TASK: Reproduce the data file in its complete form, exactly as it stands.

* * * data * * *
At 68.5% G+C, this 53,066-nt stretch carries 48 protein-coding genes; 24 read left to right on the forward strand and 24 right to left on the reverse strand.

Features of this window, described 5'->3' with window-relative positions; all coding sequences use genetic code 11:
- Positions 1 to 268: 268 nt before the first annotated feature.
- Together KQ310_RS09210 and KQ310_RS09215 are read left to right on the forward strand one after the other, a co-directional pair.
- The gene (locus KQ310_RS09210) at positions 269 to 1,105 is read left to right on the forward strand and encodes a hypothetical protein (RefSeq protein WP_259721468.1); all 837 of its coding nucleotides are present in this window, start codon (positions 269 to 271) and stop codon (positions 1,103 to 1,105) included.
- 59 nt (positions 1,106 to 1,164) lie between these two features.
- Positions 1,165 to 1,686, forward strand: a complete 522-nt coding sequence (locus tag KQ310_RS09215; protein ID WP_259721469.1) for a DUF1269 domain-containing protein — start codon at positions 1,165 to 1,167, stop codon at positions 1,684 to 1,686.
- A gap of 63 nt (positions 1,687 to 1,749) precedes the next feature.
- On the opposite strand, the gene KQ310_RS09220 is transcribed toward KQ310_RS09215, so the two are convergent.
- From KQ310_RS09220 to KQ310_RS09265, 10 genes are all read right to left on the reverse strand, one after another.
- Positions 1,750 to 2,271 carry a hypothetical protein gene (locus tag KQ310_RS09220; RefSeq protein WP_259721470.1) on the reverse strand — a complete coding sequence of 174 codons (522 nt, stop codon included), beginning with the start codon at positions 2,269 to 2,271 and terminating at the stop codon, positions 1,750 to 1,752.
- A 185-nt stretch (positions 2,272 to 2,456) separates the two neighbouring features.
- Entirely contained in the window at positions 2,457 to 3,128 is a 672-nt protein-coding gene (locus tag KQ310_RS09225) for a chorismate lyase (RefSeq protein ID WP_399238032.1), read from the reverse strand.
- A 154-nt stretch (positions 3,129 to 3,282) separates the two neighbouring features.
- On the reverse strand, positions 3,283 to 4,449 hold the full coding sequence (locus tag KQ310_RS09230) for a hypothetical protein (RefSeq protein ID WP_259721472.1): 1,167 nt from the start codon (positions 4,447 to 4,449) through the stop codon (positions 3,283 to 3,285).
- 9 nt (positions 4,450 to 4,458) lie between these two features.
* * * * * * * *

At 68.5% G+C, this 53,066-nt stretch carries 48 protein-coding genes; 24 read left to right on the forward strand and 24 right to left on the reverse strand.

Features of this window, described 5'->3' with window-relative positions; all coding sequences use genetic code 11:
- Positions 1 to 268: 268 nt before the first annotated feature.
- Together KQ310_RS09210 and KQ310_RS09215 are read left to right on the forward strand one after the other, a co-directional pair.
- The gene (locus KQ310_RS09210) at positions 269 to 1,105 is read left to right on the forward strand and encodes a hypothetical protein (RefSeq protein WP_259721468.1); all 837 of its coding nucleotides are present in this window, start codon (positions 269 to 271) and stop codon (positions 1,103 to 1,105) included.
- 59 nt (positions 1,106 to 1,164) lie between these two features.
- Positions 1,165 to 1,686, forward strand: a complete 522-nt coding sequence (locus tag KQ310_RS09215; protein ID WP_259721469.1) for a DUF1269 domain-containing protein — start codon at positions 1,165 to 1,167, stop codon at positions 1,684 to 1,686.
- A gap of 63 nt (positions 1,687 to 1,749) precedes the next feature.
- On the opposite strand, the gene KQ310_RS09220 is transcribed toward KQ310_RS09215, so the two are convergent.
- From KQ310_RS09220 to KQ310_RS09265, 10 genes are all read right to left on the reverse strand, one after another.
- Positions 1,750 to 2,271 carry a hypothetical protein gene (locus tag KQ310_RS09220; RefSeq protein WP_259721470.1) on the reverse strand — a complete coding sequence of 174 codons (522 nt, stop codon included), beginning with the start codon at positions 2,269 to 2,271 and terminating at the stop codon, positions 1,750 to 1,752.
- A 185-nt stretch (positions 2,272 to 2,456) separates the two neighbouring features.
- Entirely contained in the window at positions 2,457 to 3,128 is a 672-nt protein-coding gene (locus tag KQ310_RS09225) for a chorismate lyase (RefSeq protein ID WP_399238032.1), read from the reverse strand.
- A 154-nt stretch (positions 3,129 to 3,282) separates the two neighbouring features.
- On the reverse strand, positions 3,283 to 4,449 hold the full coding sequence (locus tag KQ310_RS09230) for a hypothetical protein (RefSeq protein ID WP_259721472.1): 1,167 nt from the start codon (positions 4,447 to 4,449) through the stop codon (positions 3,283 to 3,285).
- 9 nt (positions 4,450 to 4,458) lie between these two features.